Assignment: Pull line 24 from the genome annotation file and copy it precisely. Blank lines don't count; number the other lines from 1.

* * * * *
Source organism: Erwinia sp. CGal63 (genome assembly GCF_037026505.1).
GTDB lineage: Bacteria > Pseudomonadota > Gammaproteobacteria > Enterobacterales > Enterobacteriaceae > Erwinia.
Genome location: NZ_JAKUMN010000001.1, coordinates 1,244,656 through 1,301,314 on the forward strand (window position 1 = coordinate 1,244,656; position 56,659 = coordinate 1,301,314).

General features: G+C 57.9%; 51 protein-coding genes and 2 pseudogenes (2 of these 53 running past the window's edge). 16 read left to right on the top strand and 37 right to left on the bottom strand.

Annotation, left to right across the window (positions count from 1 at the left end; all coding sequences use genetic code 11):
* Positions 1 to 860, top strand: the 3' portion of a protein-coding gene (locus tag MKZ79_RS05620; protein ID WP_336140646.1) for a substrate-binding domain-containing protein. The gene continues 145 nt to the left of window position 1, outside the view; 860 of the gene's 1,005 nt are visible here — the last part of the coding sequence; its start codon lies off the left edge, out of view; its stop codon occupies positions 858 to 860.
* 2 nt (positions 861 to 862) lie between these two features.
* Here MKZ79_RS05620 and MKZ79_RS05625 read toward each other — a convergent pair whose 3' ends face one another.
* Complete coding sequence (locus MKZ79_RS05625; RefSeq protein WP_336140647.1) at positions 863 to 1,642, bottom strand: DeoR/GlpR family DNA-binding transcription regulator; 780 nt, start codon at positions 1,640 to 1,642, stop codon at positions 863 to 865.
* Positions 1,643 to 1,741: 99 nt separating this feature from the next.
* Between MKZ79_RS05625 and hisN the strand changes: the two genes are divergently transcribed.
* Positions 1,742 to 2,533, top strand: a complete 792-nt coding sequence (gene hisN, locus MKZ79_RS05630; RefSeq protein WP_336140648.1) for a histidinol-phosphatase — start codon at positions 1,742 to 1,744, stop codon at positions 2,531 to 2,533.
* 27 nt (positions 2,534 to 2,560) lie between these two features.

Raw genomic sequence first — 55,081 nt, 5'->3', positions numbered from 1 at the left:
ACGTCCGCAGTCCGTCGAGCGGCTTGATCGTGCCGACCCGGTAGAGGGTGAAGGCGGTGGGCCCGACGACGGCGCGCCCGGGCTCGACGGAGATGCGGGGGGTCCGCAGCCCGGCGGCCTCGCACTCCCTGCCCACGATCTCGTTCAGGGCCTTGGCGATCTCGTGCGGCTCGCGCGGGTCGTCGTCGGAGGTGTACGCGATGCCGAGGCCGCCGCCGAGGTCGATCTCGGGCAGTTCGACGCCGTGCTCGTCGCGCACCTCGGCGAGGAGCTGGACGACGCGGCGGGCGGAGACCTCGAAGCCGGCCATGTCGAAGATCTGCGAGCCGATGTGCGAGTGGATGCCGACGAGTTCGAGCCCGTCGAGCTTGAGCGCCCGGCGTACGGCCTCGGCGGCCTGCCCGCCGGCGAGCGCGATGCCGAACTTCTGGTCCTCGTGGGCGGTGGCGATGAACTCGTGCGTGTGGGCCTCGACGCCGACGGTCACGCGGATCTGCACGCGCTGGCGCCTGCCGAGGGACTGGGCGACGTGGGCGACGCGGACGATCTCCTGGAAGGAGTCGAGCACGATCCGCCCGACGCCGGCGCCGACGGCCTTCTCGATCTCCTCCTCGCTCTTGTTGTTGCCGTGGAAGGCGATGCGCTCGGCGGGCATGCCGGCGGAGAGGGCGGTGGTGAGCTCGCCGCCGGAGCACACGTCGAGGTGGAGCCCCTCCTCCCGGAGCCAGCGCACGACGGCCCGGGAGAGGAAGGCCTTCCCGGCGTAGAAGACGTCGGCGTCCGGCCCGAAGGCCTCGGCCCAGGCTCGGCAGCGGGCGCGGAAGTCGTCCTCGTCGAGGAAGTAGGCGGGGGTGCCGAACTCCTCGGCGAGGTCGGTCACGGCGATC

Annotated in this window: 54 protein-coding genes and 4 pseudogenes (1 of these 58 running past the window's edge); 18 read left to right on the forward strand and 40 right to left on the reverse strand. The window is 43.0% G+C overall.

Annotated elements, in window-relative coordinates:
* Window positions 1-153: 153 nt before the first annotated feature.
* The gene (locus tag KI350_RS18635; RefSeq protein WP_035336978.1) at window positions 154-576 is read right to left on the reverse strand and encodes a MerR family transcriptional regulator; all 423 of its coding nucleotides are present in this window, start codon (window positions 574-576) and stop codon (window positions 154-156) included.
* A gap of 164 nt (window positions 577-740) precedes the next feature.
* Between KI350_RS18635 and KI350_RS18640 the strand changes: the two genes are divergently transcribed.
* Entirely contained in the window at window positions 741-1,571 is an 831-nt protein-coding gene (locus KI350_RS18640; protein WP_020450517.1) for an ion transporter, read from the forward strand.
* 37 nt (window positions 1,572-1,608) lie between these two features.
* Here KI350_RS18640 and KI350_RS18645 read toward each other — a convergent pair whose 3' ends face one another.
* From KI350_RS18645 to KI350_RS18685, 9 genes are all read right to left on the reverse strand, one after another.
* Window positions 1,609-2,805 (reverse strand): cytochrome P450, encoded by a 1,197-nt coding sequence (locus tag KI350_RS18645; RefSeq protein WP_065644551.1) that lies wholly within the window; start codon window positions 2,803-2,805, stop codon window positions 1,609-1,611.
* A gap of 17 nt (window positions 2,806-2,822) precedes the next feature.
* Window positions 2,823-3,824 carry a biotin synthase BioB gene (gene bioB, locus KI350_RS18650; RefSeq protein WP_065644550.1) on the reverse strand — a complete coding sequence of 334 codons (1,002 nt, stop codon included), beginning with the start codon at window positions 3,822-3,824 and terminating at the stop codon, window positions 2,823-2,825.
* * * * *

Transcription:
* Here KI350_RS18640 and KI350_RS18645 read toward each other — a convergent pair whose 3' ends face one another.